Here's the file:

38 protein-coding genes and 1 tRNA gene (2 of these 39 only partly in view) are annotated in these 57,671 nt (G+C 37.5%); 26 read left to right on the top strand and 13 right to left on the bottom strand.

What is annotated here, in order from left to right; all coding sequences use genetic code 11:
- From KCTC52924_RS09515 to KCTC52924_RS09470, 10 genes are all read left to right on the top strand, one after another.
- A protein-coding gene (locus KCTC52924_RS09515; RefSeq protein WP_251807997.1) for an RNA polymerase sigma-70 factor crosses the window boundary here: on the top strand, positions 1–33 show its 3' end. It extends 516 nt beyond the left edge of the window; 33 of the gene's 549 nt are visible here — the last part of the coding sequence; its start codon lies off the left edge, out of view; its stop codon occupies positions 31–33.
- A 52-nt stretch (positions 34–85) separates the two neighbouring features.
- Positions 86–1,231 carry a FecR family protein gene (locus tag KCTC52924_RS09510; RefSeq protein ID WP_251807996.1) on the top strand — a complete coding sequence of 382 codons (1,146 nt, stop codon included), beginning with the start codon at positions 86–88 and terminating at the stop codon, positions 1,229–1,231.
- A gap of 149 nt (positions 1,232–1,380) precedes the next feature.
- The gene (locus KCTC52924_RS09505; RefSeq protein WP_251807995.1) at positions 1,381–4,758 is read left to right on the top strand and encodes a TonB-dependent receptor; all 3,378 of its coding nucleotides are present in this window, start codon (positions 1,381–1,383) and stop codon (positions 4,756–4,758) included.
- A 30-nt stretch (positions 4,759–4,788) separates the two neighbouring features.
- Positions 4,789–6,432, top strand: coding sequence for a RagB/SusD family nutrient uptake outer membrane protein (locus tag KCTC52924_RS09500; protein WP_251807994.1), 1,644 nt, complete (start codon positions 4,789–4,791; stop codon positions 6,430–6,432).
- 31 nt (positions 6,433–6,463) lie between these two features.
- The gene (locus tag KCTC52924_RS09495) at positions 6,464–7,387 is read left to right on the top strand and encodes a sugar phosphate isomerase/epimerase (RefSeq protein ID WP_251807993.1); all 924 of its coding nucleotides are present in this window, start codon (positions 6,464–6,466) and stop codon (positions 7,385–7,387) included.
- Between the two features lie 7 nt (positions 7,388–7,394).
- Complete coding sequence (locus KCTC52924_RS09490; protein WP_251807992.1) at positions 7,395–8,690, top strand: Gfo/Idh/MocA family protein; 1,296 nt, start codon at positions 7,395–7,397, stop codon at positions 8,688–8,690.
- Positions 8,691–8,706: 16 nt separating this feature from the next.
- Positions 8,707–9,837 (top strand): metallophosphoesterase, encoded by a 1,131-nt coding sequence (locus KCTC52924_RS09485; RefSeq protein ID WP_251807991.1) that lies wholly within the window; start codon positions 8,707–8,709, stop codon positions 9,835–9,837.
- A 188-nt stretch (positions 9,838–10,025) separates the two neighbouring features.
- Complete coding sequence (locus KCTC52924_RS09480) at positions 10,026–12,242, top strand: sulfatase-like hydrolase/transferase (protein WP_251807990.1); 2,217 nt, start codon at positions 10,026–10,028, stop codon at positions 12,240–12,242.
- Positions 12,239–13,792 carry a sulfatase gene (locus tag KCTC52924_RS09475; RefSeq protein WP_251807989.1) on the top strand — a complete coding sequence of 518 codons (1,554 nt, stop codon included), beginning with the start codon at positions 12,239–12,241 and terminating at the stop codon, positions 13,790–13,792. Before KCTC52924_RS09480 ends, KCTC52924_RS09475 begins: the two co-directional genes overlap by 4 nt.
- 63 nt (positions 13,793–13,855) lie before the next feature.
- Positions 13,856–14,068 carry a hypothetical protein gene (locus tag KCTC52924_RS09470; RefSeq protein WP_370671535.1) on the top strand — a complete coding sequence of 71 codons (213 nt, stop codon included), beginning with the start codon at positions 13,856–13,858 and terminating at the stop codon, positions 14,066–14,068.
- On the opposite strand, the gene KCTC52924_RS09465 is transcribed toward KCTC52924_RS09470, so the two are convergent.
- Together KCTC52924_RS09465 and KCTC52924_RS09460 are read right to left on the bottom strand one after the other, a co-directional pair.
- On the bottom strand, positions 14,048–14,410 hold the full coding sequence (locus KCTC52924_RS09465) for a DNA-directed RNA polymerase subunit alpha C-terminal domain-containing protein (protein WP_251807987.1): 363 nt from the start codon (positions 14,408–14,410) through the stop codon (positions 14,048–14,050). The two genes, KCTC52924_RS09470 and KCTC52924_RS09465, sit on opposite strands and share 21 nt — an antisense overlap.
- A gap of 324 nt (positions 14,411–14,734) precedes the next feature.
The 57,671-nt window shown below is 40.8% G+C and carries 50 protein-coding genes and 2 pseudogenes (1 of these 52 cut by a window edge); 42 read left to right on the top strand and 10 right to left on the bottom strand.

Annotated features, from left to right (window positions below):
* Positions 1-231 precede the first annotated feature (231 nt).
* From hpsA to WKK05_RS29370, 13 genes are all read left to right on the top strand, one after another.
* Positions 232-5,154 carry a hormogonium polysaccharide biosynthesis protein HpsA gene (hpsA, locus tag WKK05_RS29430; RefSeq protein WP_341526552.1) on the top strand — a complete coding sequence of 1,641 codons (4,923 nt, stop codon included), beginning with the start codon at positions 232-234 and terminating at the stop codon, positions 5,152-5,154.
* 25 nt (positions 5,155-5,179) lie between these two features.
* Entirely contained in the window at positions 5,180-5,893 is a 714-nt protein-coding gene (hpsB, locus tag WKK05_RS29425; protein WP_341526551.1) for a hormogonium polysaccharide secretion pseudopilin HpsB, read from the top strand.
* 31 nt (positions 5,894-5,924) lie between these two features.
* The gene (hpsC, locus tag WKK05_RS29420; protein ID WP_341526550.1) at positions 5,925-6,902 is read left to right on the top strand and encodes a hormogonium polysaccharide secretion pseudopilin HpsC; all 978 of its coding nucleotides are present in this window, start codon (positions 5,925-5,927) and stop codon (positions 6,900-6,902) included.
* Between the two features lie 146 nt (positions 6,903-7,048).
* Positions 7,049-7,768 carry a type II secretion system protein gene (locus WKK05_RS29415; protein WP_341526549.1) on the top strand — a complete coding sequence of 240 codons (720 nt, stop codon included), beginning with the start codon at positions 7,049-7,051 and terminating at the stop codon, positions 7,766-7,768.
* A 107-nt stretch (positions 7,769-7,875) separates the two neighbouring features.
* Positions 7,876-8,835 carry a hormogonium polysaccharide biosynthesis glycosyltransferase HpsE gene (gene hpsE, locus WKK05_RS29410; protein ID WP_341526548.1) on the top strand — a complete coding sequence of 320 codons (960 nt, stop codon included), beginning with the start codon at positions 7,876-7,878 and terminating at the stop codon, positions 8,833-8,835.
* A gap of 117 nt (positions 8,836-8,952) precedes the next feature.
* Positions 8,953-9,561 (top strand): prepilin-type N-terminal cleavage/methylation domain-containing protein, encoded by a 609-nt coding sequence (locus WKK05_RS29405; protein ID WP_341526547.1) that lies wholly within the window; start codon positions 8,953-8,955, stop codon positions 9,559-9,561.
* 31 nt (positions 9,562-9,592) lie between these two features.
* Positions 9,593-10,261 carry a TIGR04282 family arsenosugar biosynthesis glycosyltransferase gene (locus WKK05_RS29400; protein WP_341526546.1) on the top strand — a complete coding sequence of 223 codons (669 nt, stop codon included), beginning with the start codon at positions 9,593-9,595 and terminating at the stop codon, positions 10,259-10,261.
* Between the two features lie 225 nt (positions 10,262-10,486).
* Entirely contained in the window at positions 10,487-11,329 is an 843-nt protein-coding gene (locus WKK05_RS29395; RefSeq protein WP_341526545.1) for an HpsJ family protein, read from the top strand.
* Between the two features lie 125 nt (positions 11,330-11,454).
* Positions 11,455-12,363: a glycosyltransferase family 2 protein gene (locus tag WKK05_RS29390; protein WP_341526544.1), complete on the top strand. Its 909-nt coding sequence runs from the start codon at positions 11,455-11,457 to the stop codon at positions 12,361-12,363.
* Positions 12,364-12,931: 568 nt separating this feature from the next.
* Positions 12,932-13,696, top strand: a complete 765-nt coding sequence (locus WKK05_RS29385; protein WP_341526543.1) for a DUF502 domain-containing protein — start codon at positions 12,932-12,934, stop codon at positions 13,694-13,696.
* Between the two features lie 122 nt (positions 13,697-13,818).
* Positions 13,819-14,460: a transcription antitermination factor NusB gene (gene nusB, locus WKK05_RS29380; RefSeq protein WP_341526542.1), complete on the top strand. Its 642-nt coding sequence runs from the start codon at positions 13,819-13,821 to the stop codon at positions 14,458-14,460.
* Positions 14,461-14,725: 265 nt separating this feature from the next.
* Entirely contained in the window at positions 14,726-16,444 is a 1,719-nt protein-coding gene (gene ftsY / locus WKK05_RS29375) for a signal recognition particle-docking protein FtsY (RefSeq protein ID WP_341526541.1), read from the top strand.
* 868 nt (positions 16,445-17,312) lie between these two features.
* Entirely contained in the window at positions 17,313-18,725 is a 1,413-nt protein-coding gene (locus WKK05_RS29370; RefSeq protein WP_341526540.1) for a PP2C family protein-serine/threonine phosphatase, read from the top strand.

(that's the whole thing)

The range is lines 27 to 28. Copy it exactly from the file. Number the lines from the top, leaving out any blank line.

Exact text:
Annotated features, from left to right (window positions below):
* Positions 1-231 precede the first annotated feature (231 nt).